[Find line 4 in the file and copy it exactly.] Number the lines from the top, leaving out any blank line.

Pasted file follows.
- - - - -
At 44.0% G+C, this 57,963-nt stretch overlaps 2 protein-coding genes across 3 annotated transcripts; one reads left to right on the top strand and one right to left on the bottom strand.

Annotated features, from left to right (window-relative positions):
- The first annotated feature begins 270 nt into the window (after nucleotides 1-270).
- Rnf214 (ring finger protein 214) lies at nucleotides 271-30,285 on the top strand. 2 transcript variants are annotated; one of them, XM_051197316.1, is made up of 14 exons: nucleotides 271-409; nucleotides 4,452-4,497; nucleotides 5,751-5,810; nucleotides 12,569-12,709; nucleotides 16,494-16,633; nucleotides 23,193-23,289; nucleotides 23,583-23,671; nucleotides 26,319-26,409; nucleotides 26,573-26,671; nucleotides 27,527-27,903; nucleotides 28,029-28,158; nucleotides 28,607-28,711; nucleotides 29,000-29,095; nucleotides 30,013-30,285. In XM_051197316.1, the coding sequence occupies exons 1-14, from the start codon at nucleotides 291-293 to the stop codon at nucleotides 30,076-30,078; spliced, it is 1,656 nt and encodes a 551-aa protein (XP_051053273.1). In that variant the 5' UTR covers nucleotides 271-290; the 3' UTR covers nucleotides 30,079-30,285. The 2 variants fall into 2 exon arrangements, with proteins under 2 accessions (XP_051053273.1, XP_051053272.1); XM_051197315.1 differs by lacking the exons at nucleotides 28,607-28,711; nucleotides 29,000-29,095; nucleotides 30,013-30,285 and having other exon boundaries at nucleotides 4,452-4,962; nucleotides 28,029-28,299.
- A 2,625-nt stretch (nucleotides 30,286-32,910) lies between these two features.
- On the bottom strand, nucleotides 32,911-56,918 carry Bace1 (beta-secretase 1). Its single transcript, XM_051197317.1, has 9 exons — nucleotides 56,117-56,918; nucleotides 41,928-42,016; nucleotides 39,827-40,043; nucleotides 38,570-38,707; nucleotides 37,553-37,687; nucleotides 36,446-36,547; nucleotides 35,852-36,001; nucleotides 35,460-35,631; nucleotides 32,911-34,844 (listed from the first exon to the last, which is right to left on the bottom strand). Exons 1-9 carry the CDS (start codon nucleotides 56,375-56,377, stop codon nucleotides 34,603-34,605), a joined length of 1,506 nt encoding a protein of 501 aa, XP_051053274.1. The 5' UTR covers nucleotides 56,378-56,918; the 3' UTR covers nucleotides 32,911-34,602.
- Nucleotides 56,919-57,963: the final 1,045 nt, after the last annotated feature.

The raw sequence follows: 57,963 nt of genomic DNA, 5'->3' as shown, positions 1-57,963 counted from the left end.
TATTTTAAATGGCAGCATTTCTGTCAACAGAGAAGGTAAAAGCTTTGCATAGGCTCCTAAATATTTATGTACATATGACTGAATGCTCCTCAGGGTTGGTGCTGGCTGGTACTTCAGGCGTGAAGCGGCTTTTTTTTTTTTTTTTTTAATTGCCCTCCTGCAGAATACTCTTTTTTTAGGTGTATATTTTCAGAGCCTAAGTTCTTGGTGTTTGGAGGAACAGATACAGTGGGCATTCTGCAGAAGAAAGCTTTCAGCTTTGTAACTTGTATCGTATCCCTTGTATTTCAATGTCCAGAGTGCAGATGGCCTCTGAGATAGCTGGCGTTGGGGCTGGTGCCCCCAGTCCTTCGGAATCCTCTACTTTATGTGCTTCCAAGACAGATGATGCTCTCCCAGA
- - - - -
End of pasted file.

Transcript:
- Rnf214 (ring finger protein 214) lies at nucleotides 271-30,285 on the top strand. 2 transcript variants are annotated; one of them, XM_051197316.1, is made up of 14 exons: nucleotides 271-409; nucleotides 4,452-4,497; nucleotides 5,751-5,810; nucleotides 12,569-12,709; nucleotides 16,494-16,633; nucleotides 23,193-23,289; nucleotides 23,583-23,671; nucleotides 26,319-26,409; nucleotides 26,573-26,671; nucleotides 27,527-27,903; nucleotides 28,029-28,158; nucleotides 28,607-28,711; nucleotides 29,000-29,095; nucleotides 30,013-30,285. In XM_051197316.1, the coding sequence occupies exons 1-14, from the start codon at nucleotides 291-293 to the stop codon at nucleotides 30,076-30,078; spliced, it is 1,656 nt and encodes a 551-aa protein (XP_051053273.1). In that variant the 5' UTR covers nucleotides 271-290; the 3' UTR covers nucleotides 30,079-30,285. The 2 variants fall into 2 exon arrangements, with proteins under 2 accessions (XP_051053273.1, XP_051053272.1); XM_051197315.1 differs by lacking the exons at nucleotides 28,607-28,711; nucleotides 29,000-29,095; nucleotides 30,013-30,285 and having other exon boundaries at nucleotides 4,452-4,962; nucleotides 28,029-28,299.